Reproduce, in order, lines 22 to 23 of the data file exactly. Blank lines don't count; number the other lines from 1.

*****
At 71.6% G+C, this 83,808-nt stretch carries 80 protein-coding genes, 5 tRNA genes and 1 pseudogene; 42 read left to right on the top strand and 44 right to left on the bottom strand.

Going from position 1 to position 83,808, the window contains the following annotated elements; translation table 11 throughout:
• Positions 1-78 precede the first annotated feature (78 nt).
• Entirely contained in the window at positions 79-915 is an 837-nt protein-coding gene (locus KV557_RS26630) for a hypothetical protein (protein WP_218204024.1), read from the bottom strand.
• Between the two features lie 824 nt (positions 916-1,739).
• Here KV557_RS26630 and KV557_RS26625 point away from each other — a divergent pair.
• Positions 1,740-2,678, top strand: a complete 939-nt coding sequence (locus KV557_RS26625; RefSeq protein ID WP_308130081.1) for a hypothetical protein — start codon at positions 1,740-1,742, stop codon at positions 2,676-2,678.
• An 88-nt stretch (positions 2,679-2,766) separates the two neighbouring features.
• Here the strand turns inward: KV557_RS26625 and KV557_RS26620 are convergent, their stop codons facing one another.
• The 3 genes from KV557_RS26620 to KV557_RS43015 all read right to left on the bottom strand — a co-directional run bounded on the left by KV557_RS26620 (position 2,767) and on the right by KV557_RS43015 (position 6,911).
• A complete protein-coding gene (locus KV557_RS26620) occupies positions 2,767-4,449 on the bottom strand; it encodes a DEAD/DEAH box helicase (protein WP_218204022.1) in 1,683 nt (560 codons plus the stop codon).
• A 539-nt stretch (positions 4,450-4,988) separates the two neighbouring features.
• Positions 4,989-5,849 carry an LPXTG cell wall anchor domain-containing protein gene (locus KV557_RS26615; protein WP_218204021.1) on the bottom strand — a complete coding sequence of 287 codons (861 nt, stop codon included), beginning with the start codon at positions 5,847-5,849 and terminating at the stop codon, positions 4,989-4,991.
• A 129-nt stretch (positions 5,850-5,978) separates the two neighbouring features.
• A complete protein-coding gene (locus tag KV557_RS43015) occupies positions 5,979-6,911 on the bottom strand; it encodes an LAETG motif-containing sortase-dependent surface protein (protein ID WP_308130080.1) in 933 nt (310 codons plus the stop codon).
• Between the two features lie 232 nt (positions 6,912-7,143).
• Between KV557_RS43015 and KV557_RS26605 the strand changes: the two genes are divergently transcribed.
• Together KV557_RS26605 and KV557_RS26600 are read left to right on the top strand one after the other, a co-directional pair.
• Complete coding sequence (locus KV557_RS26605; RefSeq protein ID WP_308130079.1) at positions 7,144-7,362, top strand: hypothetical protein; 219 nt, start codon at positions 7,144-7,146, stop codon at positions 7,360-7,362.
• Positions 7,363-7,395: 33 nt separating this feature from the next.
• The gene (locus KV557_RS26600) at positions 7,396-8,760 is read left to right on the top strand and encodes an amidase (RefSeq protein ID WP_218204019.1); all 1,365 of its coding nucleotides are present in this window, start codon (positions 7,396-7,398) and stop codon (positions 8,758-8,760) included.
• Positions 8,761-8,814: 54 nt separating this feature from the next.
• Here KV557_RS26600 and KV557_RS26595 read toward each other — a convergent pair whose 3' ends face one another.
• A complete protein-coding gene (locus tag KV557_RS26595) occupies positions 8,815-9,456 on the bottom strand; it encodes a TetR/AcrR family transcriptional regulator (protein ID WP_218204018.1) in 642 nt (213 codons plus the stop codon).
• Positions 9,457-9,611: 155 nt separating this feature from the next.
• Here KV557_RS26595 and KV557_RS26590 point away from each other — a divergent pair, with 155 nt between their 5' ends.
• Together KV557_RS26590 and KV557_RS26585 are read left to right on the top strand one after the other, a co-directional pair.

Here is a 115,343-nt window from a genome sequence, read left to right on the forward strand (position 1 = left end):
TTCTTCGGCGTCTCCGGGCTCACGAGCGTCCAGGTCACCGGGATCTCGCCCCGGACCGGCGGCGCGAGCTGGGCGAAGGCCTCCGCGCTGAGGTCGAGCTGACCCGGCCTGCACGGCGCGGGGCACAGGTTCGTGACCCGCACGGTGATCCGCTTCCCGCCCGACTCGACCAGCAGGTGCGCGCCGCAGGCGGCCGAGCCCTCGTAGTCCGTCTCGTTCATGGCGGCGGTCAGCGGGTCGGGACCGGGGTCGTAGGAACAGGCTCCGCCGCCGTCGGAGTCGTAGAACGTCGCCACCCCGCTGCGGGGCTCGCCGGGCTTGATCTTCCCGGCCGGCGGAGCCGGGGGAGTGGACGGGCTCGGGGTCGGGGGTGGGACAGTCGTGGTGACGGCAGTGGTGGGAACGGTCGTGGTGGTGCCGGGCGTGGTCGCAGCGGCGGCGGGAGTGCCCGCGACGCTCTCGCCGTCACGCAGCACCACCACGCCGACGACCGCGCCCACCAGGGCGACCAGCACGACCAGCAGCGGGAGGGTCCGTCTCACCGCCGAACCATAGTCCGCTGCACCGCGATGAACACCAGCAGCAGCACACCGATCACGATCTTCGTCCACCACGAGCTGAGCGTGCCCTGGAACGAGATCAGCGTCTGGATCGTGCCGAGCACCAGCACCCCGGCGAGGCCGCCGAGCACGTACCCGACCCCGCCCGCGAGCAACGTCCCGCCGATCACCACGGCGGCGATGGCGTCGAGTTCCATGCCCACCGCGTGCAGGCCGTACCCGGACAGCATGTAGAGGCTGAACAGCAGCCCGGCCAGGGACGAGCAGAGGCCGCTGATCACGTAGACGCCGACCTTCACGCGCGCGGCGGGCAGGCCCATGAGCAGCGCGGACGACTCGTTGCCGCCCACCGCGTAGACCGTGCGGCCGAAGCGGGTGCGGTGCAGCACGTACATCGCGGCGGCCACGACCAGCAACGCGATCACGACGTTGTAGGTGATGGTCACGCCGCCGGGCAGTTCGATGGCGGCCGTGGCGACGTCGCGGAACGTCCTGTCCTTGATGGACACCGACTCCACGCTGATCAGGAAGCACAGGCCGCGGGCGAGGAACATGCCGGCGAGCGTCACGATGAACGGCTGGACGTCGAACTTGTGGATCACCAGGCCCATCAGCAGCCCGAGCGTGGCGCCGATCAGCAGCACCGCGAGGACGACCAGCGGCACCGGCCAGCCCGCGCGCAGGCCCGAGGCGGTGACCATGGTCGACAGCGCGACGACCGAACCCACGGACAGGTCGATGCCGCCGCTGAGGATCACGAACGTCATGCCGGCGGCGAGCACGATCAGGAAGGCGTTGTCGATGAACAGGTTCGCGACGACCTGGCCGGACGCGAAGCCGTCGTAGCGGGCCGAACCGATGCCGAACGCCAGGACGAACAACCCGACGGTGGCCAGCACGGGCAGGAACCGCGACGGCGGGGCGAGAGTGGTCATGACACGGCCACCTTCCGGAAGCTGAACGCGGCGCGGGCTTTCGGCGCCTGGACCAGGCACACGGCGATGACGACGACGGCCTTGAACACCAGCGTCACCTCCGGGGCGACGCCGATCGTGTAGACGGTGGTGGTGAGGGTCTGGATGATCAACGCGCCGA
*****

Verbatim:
• Positions 8,761-8,814: 54 nt separating this feature from the next.
• Here KV557_RS26600 and KV557_RS26595 read toward each other — a convergent pair whose 3' ends face one another.